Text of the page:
Six years after the release of the Oscar Best Picture-winning Spotlight, director Tom McCarthy has returned with another rumination on unfulfilled justice. Stillwater, partially (perhaps a bit dubiously) based on the true events of the Amanda Knox case, follows American oil worker Bill Baker (Damon) on a trip to the French town of Marseille, where his daughter Allison (Breslin) is midway through a prison sentence for a murder she supposedly did not commit. When Allison presents her father with potential new evidence that could help prove her innocence, Bill takes the situation into his own hands with the help of his new local acquaintance, Virginie (Cottin), and her young daughter, Maya (Siauvaud).
It becomes apparent rather quickly that McCarthy wants to see how much he can experiment with genre, and in fairness, Stillwater is sure to subvert expectations. Over the course of its bloated run time, this strange hodgepodge of a film clumsily shifts gears between a family/legal drama, a fish-out-of-water tale, a midlife romantic escapade, and something of a subdued vigilante thriller. It’s surprising how committed large swaths of it are to simply watching Damon exist in France, going through the motions of his day-to-day life in the country as his main plight and motivation get relegated to the background. Even more unexpected is the sustained comic energy here, aided by Damon’s earnest and affable performance. Though he appears to scream caricature of a good ol’ ’Merican boy from Oklahoma (just take a glance at his bald eagle/skull combo tattoo), he’s surprisingly thoughtful in his depiction of a down-home Southerner and plays Baker with an admirable air of emotional subtlety.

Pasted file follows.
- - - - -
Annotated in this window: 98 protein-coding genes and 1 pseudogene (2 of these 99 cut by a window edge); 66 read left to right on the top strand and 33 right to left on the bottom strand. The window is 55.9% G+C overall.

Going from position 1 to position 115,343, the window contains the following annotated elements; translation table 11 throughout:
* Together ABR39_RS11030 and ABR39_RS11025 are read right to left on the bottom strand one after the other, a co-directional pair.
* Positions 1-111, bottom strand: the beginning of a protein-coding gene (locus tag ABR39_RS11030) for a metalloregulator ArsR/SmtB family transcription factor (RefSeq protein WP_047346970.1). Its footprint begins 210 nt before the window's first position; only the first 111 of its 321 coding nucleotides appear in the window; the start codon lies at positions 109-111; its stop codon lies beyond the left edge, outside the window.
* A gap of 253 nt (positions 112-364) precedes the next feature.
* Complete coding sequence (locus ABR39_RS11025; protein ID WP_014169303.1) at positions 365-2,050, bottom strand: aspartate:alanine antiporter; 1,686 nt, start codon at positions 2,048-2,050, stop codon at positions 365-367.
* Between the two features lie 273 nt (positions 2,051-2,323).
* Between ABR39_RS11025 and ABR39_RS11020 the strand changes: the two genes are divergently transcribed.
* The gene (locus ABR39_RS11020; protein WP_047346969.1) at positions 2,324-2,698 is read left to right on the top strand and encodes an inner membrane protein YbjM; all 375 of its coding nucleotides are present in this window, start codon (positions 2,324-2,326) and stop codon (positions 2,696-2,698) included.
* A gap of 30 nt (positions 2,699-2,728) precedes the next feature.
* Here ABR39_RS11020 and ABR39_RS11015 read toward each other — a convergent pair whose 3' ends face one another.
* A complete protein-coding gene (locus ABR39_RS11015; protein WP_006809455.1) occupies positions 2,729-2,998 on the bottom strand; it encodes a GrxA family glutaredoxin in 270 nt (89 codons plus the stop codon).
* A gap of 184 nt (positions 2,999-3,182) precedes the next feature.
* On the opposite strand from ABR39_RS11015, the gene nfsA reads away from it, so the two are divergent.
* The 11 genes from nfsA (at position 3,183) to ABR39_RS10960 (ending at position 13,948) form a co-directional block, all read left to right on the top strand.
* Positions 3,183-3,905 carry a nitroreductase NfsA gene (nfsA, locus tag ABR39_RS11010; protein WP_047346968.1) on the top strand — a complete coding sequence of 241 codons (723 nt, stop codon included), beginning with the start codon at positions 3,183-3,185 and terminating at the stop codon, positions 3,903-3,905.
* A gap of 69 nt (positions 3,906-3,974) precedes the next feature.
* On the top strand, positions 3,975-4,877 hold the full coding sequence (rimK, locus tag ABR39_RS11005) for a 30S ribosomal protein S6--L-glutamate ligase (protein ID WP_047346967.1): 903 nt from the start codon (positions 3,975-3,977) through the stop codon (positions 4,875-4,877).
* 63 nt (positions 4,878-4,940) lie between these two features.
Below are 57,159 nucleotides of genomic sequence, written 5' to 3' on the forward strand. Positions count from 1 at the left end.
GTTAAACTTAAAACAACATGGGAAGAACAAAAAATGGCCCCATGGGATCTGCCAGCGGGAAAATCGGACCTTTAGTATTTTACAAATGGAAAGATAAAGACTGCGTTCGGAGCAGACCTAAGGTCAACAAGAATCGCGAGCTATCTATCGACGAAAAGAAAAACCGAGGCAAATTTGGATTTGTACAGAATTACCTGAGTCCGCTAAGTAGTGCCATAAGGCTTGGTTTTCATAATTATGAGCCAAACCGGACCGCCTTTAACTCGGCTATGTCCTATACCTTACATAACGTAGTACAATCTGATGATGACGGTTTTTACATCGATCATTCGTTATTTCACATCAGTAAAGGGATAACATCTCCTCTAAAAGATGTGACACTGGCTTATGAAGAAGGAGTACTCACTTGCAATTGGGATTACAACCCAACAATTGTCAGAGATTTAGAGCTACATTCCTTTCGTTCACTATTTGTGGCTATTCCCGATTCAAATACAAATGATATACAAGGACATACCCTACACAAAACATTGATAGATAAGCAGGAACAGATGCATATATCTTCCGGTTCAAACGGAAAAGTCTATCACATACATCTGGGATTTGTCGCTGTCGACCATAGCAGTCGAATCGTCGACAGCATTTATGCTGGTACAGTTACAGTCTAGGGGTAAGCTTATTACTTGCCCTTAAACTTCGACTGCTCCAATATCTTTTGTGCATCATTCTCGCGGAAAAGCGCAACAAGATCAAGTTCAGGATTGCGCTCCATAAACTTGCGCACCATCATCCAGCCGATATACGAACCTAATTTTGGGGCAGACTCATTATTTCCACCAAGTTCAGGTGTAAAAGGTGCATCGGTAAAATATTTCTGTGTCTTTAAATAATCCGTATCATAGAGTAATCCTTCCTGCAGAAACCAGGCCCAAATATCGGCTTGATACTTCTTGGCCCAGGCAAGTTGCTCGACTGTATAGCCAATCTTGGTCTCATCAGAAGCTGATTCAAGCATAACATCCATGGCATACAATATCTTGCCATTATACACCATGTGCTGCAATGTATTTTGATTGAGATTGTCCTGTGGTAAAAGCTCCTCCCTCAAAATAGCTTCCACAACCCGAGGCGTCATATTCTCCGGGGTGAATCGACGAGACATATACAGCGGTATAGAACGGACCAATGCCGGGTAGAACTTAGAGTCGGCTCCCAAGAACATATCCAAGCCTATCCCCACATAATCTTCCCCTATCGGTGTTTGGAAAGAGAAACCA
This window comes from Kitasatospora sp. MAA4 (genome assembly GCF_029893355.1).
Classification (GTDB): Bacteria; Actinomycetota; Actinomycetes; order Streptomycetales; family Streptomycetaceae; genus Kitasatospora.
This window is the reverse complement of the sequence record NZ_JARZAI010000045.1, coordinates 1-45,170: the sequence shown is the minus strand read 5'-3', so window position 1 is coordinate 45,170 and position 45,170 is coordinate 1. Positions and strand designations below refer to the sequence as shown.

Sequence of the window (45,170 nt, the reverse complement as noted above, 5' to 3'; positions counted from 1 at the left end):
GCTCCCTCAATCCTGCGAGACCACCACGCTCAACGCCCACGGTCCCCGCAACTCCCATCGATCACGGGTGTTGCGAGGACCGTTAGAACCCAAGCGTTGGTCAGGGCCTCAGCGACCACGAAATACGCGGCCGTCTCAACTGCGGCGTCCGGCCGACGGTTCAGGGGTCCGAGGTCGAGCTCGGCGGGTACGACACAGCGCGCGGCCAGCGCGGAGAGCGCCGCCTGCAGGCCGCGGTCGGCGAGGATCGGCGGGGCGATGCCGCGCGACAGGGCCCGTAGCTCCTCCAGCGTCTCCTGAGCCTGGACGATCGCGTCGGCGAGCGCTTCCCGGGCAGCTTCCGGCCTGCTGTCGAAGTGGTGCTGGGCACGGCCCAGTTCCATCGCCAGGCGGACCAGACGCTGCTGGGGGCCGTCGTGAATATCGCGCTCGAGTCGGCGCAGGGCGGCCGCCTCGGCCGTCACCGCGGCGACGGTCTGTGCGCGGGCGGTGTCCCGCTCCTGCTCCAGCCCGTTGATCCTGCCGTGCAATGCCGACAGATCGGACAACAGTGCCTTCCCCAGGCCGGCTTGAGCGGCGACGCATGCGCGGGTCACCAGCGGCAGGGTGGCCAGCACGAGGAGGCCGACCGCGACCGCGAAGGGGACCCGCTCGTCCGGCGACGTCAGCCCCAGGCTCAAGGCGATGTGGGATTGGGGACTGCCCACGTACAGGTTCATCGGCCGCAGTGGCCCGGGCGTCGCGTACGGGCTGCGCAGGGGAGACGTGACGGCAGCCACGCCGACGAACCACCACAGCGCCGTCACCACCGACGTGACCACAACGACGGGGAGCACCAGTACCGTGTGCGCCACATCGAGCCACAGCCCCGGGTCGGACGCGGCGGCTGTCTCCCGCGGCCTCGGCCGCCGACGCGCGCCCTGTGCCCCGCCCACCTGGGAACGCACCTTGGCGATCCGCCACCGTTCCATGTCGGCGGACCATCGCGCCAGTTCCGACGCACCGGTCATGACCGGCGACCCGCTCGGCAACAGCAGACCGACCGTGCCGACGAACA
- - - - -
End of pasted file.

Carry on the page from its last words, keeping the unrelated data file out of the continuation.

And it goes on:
That same sense of focused tone does not carry over to the rest of the story, and the extended time spent on lighthearted domestic affairs with Virginie makes the pivots into thriller territory feel like they belong to a drastically different movie. Ironically, they seem like distractions from the story McCarthy actually seems interested in developing. Interactions between characters are engaging, particularly Bill’s sweet relationship developed with Maya, but the writing of the broader strokes of drama are belabored and contrived. Of course, there’re also the politics of Damon’s patriotic everyman, which are quickly ignored like an elephant in the room that the film would rather not address. When confronted with asking for help from a blatantly racist man, Bill insists he knows a lot of people like that and that’s just how it is. When asked if he voted for Trump, he says he had his right to vote stripped and doesn’t reveal anything further before the scene quickly moves on. The nuance needed to fully parse a character like Bill is regrettably absent, and it makes the film feel like it’s fumbling over itself.
This extends to the development of his relationship with Allison, which never finds the emotional leverage to make the drama really tick. Though scattered individual scenes are compelling, as a whole it feels too torn between what it’s ostensibly about and what it actually ends up focusing on. The story wraps up on a note that’s surprisingly meditative and cogent thematically, and in a better movie it would be genuinely thought-provoking. In this state, however, Stillwater leaves you thinking mostly about missed potential.
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